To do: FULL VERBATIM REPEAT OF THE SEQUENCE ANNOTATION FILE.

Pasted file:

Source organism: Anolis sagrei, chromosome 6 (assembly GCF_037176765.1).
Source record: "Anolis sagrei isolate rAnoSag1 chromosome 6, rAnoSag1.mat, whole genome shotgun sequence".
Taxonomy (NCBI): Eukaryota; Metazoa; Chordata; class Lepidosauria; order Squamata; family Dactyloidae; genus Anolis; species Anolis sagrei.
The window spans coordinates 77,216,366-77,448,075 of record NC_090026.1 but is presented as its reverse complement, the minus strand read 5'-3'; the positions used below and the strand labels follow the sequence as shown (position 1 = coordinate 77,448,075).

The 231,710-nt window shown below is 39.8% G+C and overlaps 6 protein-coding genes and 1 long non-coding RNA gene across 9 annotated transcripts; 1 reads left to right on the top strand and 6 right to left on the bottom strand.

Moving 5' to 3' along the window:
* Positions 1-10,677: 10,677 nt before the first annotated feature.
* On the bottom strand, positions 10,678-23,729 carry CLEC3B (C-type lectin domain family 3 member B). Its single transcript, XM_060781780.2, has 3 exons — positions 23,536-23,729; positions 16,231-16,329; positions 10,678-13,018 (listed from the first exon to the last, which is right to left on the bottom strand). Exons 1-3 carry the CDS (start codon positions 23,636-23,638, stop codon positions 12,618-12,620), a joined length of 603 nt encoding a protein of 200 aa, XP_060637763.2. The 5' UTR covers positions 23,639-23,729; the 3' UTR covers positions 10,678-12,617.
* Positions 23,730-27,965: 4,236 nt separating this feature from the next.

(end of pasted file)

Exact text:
Source organism: Anolis sagrei, chromosome 6 (assembly GCF_037176765.1).
Source record: "Anolis sagrei isolate rAnoSag1 chromosome 6, rAnoSag1.mat, whole genome shotgun sequence".
Taxonomy (NCBI): Eukaryota; Metazoa; Chordata; class Lepidosauria; order Squamata; family Dactyloidae; genus Anolis; species Anolis sagrei.
The window spans coordinates 77,216,366-77,448,075 of record NC_090026.1 but is presented as its reverse complement, the minus strand read 5'-3'; the positions used below and the strand labels follow the sequence as shown (position 1 = coordinate 77,448,075).

The 231,710-nt window shown below is 39.8% G+C and overlaps 6 protein-coding genes and 1 long non-coding RNA gene across 9 annotated transcripts; 1 reads left to right on the top strand and 6 right to left on the bottom strand.

Moving 5' to 3' along the window:
* Positions 1-10,677: 10,677 nt before the first annotated feature.
* On the bottom strand, positions 10,678-23,729 carry CLEC3B (C-type lectin domain family 3 member B). Its single transcript, XM_060781780.2, has 3 exons — positions 23,536-23,729; positions 16,231-16,329; positions 10,678-13,018 (listed from the first exon to the last, which is right to left on the bottom strand). Exons 1-3 carry the CDS (start codon positions 23,636-23,638, stop codon positions 12,618-12,620), a joined length of 603 nt encoding a protein of 200 aa, XP_060637763.2. The 5' UTR covers positions 23,639-23,729; the 3' UTR covers positions 10,678-12,617.
* Positions 23,730-27,965: 4,236 nt separating this feature from the next.